By Marco Santana
A new Beacon College program aims to give incoming students an edge as they transition to life as a Blazer.
College Edge is a roughly two-week program meant for incoming students to get accustomed to the speed and expectations that come with being enrolled at Beacon.
After a pilot program this summer, in which the school chose 20 students for a test run, College Edge will launch formally in 2024, with as many as 75 students expected in its first year.
The school launched the program to specifically target seniors and other incoming students because the profile of those who enroll at Beacon has shifted recently.
“We have seen a much bigger uptick in nontraditional students, so these incoming students could be adult learners,” said Brody Glidden, director of summer programming on Beacon College. “There is a general lack of programming for adult learning.”
The restructuring of transition programs creates a softer landing for students and families who want to know more about the college.
As they get closer to attending, more poignant and important questions start to form, Glidden said.
The program is a spin-off, essentially, of the school’s existing Summer for Success program, which traditionally has focused on high school sophomores, juniors and seniors considering the school.
“We wanted to provide a more independent and college-like experience,” said Glidden. “Summer for Success is an introduction to concepts. College Edge is going through the actual, physical movements and rotations toward what college is actually like.”
The Summer for Success program will continue to help high school students understand the programming. However, it will only include sophomores and juniors in high school. The programming shift will increase the number of overall students the school can help during its summer programming.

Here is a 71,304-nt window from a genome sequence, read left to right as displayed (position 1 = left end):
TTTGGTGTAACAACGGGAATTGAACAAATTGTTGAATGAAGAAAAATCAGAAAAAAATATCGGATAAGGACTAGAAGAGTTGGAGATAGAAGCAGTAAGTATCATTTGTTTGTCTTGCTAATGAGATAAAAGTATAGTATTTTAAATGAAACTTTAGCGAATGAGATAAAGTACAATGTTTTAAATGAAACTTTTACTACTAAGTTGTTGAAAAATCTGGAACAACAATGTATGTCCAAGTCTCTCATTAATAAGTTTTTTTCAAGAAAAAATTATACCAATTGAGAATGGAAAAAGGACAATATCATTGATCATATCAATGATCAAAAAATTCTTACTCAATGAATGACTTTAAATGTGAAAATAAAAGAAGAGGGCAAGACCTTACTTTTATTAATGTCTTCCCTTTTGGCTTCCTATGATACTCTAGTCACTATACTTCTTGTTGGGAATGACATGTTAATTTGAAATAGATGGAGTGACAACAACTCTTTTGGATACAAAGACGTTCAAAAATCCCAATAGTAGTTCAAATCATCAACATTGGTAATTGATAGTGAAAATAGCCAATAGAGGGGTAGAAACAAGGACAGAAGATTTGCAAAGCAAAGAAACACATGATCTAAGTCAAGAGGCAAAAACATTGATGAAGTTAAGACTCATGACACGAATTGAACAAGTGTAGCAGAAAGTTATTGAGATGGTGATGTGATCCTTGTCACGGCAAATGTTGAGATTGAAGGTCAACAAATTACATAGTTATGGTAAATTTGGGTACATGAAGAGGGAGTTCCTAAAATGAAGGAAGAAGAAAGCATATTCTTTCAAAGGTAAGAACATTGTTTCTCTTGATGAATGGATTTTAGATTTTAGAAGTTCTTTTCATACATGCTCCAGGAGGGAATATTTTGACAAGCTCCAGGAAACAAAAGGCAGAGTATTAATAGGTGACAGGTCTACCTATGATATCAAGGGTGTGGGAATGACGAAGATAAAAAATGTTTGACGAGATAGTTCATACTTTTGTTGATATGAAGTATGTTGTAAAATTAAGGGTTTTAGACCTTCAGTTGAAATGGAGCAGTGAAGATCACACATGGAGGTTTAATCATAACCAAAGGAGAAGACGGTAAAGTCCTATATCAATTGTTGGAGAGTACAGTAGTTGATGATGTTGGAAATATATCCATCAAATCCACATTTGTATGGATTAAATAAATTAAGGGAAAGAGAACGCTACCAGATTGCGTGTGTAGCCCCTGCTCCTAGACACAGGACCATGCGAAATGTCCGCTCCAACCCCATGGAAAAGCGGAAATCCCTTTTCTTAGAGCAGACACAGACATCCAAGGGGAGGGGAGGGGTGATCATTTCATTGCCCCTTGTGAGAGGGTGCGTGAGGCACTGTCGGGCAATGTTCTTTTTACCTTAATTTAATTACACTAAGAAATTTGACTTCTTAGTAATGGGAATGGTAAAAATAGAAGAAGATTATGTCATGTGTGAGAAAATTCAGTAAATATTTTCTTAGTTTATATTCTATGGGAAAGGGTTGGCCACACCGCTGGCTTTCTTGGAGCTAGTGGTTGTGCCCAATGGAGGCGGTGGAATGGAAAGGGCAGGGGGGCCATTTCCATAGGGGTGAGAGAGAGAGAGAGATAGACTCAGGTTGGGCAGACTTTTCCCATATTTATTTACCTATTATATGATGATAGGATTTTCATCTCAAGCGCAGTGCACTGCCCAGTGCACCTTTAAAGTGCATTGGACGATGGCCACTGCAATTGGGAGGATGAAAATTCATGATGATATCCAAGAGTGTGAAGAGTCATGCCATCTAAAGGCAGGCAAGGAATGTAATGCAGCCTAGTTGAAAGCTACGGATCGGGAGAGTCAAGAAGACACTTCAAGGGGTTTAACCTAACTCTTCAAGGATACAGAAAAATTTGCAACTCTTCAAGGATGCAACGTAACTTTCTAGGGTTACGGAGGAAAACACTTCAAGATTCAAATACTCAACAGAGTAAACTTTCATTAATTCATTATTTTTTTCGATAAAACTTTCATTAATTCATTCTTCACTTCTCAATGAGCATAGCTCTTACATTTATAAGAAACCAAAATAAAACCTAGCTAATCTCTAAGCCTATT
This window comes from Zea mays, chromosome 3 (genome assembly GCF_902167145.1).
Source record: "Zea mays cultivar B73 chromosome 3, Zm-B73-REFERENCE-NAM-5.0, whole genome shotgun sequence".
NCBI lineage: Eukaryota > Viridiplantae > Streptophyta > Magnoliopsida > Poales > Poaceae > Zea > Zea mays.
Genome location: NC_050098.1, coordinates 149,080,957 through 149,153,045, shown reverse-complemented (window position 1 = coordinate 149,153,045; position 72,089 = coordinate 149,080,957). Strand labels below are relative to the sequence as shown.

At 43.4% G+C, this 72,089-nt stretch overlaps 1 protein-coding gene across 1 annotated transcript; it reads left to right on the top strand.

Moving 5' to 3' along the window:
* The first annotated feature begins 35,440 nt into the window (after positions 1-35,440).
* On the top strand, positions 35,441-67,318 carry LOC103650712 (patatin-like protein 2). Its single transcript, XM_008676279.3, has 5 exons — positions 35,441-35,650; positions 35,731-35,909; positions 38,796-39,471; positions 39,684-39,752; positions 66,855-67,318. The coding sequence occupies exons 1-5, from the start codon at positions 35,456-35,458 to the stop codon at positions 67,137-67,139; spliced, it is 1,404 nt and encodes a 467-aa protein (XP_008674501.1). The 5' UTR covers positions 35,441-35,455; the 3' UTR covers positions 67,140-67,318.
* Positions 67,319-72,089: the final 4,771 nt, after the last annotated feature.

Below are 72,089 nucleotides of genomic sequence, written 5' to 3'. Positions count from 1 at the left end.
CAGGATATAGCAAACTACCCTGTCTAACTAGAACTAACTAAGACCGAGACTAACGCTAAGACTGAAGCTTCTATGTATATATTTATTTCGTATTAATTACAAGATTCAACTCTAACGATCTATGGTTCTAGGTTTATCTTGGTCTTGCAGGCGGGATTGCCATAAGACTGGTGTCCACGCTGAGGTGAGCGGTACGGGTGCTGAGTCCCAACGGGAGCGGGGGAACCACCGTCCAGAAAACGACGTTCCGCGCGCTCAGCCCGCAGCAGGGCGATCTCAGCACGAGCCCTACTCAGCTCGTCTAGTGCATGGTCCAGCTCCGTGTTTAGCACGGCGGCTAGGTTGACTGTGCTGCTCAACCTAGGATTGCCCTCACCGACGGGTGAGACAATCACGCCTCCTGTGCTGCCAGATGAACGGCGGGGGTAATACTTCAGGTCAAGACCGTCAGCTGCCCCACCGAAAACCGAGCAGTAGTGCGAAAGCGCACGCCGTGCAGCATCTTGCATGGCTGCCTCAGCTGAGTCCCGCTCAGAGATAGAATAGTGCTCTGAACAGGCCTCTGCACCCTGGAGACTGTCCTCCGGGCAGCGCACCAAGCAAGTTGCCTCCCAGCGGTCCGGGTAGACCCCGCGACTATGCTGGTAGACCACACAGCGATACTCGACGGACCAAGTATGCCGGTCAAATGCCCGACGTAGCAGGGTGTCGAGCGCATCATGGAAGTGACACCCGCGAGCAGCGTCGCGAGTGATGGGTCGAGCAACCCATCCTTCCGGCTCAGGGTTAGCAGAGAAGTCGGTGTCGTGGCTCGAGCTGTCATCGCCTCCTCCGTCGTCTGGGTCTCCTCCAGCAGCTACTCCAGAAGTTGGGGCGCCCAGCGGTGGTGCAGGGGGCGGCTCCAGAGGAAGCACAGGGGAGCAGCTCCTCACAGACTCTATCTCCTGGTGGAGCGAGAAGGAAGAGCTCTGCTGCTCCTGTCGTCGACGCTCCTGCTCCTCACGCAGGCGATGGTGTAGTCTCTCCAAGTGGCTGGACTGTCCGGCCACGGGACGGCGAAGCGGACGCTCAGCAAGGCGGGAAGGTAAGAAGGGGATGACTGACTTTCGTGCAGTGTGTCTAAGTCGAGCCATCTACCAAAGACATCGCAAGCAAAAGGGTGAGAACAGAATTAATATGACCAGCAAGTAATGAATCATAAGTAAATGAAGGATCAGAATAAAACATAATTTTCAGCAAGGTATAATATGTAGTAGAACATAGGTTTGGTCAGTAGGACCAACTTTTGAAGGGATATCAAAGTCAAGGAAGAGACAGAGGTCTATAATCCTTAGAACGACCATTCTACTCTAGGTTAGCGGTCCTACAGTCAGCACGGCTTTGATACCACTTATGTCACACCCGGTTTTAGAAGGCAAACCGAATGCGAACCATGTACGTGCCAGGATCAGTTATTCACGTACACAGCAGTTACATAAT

Not every student who runs through College Edge will necessarily end up at Beacon. During the trial run, Glidden said about 75% ended up attending the school. Others, however, experienced the program and discovered unexpected obstacles. Glidden said that often meant difficult conversations with parents that had been excited to have their children attend Beacon College’s high-quality program.
“We have really hard conversations sometimes instead of just powerful affirmations that they can do it,” Glidden said. “It is crucial to be very transparent and vulnerable. Sometimes, parents get caught off guard by the conversation.”
The discussions, while difficult, represent another pillar of Beacon College, which is being sure to provide parents the information they need to determine whether the school is right for them.
“We try to explain that this is the first time that students are independent, in their own environment, without family oversight,” he said. “Students react very differently to that when they are in their own environment. A lot of times in these programs, there are going to be a lot more factors than students can anticipate.”
Glidden said Beacon College’s role as a center that specializes in educating those with learning differences only amplifies the need for programs like College Edge and those honest interactions.
“An adjustment to a new environment is always difficult,” he said. “There will always be issues. Now throw in a learning difference and that’s a whole different ballgame. Whether it’s ADHD, dyslexia, autism or others, now you are tag teaming them and throwing two things at them.”
The inaugural College Edge program will last from June 22 to July 2, 2024. Applications are now being accepted.
“We didn’t just throw a ball out there and hope someone hit it,” he said. “We knew the population was there and that the need was there.”